Avast! Lays Claim to Being World’s Most Popular Antivirus
Only a couple of years ago, Avast! was a decent antivirus program with a control panel that I regarded as very user-unfriendly.
It took the form of some kind of weird music player, described by some as a “car radio.” You would press the “Play” button if you wanted to scan for viruses, and it always struck me as very strange and user-unfriendly.
Then in the summer of 2009, the makers of Avast! gave up on their need to be “more creative” than everybody else, abandoned the music-player look, and came out with a clean, simple control panel that was a lot like everybody else’s — except possibly even cleaner and simpler.
Malware Warning: Avoiding Personal Security / Security Tool
There is currently a pretty widespread attack going on by two variations of the old “your computer is infected with viruses” scam.
This scam consists of a program that will infect your computer and then harass you in an attempt to extort money from you. The program attacks your legitimate antivirus software and Windows itself, and makes your computer nearly unusable until it is dealt with.
It informs you that you are infected with numerous viruses, and that scanning with Personal Security (or Security Tool) is the answer that will fix the problems.
For a price, of course.
AVG users: It’s time to update to the new version, 9.0…!
November 2009 — If you’re using AVG as your antivirus, you’ve probably seen some popup windows appearing lately telling you that it’s now time to “upgrade” your AVG antivirus.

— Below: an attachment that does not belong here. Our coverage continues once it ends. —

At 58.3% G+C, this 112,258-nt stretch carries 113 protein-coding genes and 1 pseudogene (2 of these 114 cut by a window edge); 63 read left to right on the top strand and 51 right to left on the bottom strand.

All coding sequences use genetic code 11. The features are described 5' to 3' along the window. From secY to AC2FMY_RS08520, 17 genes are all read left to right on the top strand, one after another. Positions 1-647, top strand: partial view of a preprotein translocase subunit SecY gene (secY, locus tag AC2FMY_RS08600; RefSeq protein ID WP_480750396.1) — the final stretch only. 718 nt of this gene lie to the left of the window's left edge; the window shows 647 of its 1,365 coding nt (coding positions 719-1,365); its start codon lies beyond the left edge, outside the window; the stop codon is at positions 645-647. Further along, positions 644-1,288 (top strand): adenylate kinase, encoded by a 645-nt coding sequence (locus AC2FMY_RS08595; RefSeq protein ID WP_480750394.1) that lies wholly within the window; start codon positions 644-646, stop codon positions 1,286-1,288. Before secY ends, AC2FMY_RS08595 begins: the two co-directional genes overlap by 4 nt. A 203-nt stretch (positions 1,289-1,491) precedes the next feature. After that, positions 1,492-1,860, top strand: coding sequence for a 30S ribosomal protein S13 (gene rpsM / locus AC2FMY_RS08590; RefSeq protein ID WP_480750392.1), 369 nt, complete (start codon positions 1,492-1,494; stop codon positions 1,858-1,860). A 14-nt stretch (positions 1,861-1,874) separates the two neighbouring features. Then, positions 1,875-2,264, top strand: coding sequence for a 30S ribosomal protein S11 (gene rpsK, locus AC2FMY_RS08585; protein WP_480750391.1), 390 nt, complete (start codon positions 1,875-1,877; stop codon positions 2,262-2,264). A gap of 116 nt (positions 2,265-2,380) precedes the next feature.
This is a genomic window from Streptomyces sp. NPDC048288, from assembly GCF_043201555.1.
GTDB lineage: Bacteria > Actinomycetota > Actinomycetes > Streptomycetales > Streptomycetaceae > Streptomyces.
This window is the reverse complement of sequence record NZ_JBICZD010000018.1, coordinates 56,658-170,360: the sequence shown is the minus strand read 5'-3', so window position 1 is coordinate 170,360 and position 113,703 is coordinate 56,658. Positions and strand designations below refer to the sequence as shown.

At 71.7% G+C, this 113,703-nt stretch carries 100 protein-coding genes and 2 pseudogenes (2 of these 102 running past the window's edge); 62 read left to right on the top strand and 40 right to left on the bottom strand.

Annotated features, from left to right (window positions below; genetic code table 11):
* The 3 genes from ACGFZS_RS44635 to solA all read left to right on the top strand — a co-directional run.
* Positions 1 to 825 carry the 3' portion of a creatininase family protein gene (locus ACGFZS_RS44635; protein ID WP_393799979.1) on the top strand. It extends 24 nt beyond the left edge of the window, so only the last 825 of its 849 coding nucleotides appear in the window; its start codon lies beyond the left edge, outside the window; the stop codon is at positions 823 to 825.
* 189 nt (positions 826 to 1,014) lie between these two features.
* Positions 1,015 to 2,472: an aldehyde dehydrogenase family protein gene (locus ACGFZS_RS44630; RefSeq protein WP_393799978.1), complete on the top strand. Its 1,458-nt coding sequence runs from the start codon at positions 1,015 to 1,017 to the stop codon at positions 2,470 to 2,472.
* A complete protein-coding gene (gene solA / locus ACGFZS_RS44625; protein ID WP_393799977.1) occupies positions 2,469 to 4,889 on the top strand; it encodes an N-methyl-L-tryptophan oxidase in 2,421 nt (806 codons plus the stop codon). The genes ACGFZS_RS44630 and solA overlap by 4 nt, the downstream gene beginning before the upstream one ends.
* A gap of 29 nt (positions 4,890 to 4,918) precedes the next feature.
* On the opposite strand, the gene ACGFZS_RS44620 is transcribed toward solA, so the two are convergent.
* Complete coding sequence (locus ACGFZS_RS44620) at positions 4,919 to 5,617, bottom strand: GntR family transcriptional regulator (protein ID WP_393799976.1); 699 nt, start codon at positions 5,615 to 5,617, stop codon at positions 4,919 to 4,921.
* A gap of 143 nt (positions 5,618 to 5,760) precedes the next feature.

In this post, I will tell you how to get the new free version of AVG. And we’ll also run through how to update if you’re using the paid version.
First, though, a few words on the current antivirus (and virus) situation in general.
Multiple Layers of Computer Security
This week I talked with a man who’s concerned about security. That’s not at all unusual — most of us have some computer-related security concerns.
But this particular man’s small business requires him to deal with some confidential customer information that he in no way wants compromised. So for him, it’s a bigger issue than it is for the typical home user.
As with most things security-related (whether it be home security, airline security, personal security or national security), there’s no single all-in-one solution. Any good solution to security (in whatever realm) is likely to involve multiple layers.
Viruses Redirect Google Searches to Annoying Ads
One of this year’s big adware scams has been redirecting search engine results to advertising sites.
For example, you do a Google search for “cell phones.” The first search result provides a link for a major cell phone company.
Only when you click on the link, you get an advertising site instead, trying to sell you something. After all, buying some Viagra was what you really had in mind when you searched for info on a cell phone, isn’t it?